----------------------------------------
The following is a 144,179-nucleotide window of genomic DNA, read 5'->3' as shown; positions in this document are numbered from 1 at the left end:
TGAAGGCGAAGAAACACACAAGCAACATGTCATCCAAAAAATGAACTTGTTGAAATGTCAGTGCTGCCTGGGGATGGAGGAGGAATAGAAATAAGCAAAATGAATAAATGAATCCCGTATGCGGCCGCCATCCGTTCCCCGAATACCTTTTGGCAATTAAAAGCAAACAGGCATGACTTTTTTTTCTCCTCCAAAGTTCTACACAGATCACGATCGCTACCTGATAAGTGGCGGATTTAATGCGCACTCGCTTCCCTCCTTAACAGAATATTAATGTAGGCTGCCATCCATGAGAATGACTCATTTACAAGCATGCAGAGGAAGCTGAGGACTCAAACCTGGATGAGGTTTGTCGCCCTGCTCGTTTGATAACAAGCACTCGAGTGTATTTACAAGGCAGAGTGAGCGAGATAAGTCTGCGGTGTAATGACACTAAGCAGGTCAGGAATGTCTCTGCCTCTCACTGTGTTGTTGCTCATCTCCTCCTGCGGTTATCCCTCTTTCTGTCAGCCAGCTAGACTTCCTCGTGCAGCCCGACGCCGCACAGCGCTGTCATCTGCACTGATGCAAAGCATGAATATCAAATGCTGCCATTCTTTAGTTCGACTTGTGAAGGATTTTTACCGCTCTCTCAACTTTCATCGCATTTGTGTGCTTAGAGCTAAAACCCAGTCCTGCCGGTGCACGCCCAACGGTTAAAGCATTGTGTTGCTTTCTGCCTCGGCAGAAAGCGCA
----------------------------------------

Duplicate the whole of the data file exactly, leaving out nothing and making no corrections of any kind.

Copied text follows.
The following is a 144,179-nucleotide window of genomic DNA, read 5'->3' as shown; positions in this document are numbered from 1 at the left end:
TGAAGGCGAAGAAACACACAAGCAACATGTCATCCAAAAAATGAACTTGTTGAAATGTCAGTGCTGCCTGGGGATGGAGGAGGAATAGAAATAAGCAAAATGAATAAATGAATCCCGTATGCGGCCGCCATCCGTTCCCCGAATACCTTTTGGCAATTAAAAGCAAACAGGCATGACTTTTTTTTCTCCTCCAAAGTTCTACACAGATCACGATCGCTACCTGATAAGTGGCGGATTTAATGCGCACTCGCTTCCCTCCTTAACAGAATATTAATGTAGGCTGCCATCCATGAGAATGACTCATTTACAAGCATGCAGAGGAAGCTGAGGACTCAAACCTGGATGAGGTTTGTCGCCCTGCTCGTTTGATAACAAGCACTCGAGTGTATTTACAAGGCAGAGTGAGCGAGATAAGTCTGCGGTGTAATGACACTAAGCAGGTCAGGAATGTCTCTGCCTCTCACTGTGTTGTTGCTCATCTCCTCCTGCGGTTATCCCTCTTTCTGTCAGCCAGCTAGACTTCCTCGTGCAGCCCGACGCCGCACAGCGCTGTCATCTGCACTGATGCAAAGCATGAATATCAAATGCTGCCATTCTTTAGTTCGACTTGTGAAGGATTTTTACCGCTCTCTCAACTTTCATCGCATTTGTGTGCTTAGAGCTAAAACCCAGTCCTGCCGGTGCACGCCCAACGGTTAAAGCATTGTGTTGCTTTCTGCCTCGGCAGAAAGCGCA